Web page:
(CNN)A South Carolina man filed a lawsuit against the city of Rock Hill on Monday, alleging that police officers ordered him out of his house naked and held him at gunpoint while searching his home in 2019.
South Carolina man sues city of Rock Hill, alleging police ordered him out of his house naked and held him at gunpoint while searching his house
Jethro DeVane, 71, is suing the city for gross negligence, civil assault and battery, intentional infliction of emotional distress and outrage, false imprisonment, abuse of process, civil conspiracy and state constitutional violations, according to a copy of the complaint obtained by CNN.
The accusations stem from an incident on June 3, 2019, during which officers responded to a call from a citizen who witnessed four juveniles inside the person's car. Citing a police report of the incident, the complaint says officers "searched the field where the suspects were last seen but did not see anyone."
DeVane did not live near the house where police had been called, according to the complaint. The report cited in the complaint says officers continued the search after four males were seen running. The officers then saw the open door of a house, where they located DeVane, but didn't find the juveniles.
The police report describing the officer's interaction with DeVane is "not a true account of what occurred," the complaint says.
Justin Bamberg, one of DeVane's attorneys, said Tuesday during a news conference that DeVane "was treated less than human."
"He was pulled out of his house at 70 years old, completely naked, held at gunpoint, and wasn't even treated with any ounce of decency," Bamberg said.
DeVane is seeking a formal apology from Rock Hill Mayor John Gettys, and is asking that Rock Hill police officers get retrained on "proper searches and seizures, and human decency," Bamberg said.
CNN has reached out to the mayor's office for comment.
DeVane said that he was in his bedroom laying down to sleep when he noticed a light shining through a window, according to the complaint.
He went to check his yard through the back door of his house when he saw a flashlight in the distance moving toward his home from another house.
The complaint says one of the officers jumped the fence separating DeVane's backyard from his neighbor's house and began running towards the man's home after another officer said over the radio a back door was open.
DeVane said he began to slowly close the door because he did not know who the person was, according to the complaint. In body cam footage, officers can be heard saying "Rock Hill police, let me see your hands! Let me see your f**cking hands! Get out! Get out! Don't f**cking shut that door!"
According to the complaint, the officer was "aggressively pointing his department-issued firearm" at DeVane and "cussing him, was about to shoot him." DeVane told the officer he lived in the house.
The complaint adds DeVane was "aggressively" ordered out of the home and into his backyard "completely naked." Officers searched his home while the officer who approached him first held him at gunpoint, forcing the elderly man to "keep his hands on the outside wall of the home," the complaint says.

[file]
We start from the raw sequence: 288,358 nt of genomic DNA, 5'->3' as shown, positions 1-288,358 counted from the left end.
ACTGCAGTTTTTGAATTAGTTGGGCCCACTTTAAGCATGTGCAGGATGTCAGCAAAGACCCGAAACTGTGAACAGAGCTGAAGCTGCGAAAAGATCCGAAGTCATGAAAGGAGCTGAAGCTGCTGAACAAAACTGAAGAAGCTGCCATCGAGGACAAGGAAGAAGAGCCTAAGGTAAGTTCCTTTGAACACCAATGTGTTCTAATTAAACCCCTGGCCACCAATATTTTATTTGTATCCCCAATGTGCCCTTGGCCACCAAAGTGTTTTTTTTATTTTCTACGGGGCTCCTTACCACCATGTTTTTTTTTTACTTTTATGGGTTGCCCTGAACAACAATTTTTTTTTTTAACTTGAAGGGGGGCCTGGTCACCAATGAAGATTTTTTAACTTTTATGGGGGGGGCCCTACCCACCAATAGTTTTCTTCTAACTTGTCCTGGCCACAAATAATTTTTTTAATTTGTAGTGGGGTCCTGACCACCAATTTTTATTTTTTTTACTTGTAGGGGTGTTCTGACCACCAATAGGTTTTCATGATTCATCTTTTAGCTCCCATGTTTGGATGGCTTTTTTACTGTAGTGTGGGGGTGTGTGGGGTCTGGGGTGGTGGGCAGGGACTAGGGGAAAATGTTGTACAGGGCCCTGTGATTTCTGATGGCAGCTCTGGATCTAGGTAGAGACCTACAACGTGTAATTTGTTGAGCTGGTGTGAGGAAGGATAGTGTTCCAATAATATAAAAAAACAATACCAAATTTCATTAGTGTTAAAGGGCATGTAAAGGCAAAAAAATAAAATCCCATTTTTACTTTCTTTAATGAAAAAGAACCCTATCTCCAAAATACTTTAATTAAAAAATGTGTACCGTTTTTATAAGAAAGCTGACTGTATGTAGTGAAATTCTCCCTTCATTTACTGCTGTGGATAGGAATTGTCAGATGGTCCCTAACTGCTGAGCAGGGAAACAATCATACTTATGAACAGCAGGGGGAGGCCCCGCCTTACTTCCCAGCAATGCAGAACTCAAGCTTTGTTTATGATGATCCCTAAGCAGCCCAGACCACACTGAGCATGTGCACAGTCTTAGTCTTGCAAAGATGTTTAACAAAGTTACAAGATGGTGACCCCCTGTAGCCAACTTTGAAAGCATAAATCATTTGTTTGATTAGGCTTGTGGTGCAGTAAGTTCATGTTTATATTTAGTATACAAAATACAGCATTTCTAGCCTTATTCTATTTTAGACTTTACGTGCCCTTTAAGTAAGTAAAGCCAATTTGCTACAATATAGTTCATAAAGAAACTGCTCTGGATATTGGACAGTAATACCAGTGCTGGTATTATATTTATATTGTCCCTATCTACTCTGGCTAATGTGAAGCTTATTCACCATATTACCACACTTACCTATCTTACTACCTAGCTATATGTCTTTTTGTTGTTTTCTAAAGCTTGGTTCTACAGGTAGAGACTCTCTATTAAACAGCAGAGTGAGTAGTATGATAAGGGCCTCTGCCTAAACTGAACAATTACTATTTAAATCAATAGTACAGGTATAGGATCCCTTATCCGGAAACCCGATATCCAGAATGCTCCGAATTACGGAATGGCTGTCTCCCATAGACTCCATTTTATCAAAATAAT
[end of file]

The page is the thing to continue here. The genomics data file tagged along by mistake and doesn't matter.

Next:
Following the house search, the officer who held DeVane told him they were looking for a group of juveniles "running around trying to break into cars," the complaint says.
Police bodycam video shared by DeVane's attorneys shows that after the police officers searched the house, the officer who held DeVane told the elderly man he was "good to go inside." The officer thanked DeVane and apologized.
According to the complaint, DeVane "did his best to remain calm, comply with the officer's commands, and offer information to the officer when allowed even after he was treated so poorly."
The complaint argues the officers did not have a search warrant and did not ask for permission to search DeVane's home, breaking the department's own policy.
Following the incident, DeVane filed a citizen complaint with the city, according to the complaint.
The police department chief determined that while the officer that held DeVane was "discourteous," the officers acted within the department's "established policies and standard operating procedures."
In a statement to CNN, the police department said it does not comment on pending litigation. The department provided the statement it released in 2019, which says the officers "focused on the residence due to the circumstances which lead them there."
"With the reasonable belief the subjects could have run inside the residence, the residence appearing to be abandoned, and in the interest of public safety to make sure no one else was inside being harmed, our officers decided to physically check the residence," the statement says.
According to the statement, "Mr. DeVane was detained by officers for safety as the residence was still not completely checked. Officers then conducted a protective sweep of the residence. Once officers were able to verify Mr. DeVane's identity and account of his being at the residence they left the scene and continued checking the area for the subjects who broke into the vehicle."
During the news conference on Tuesday, DeVane said that night he "woke up to a nightmare." He said he did what the police officer who approached told him to.
"He's got the weapon, I don't," he said. "He could have took my life in a minute."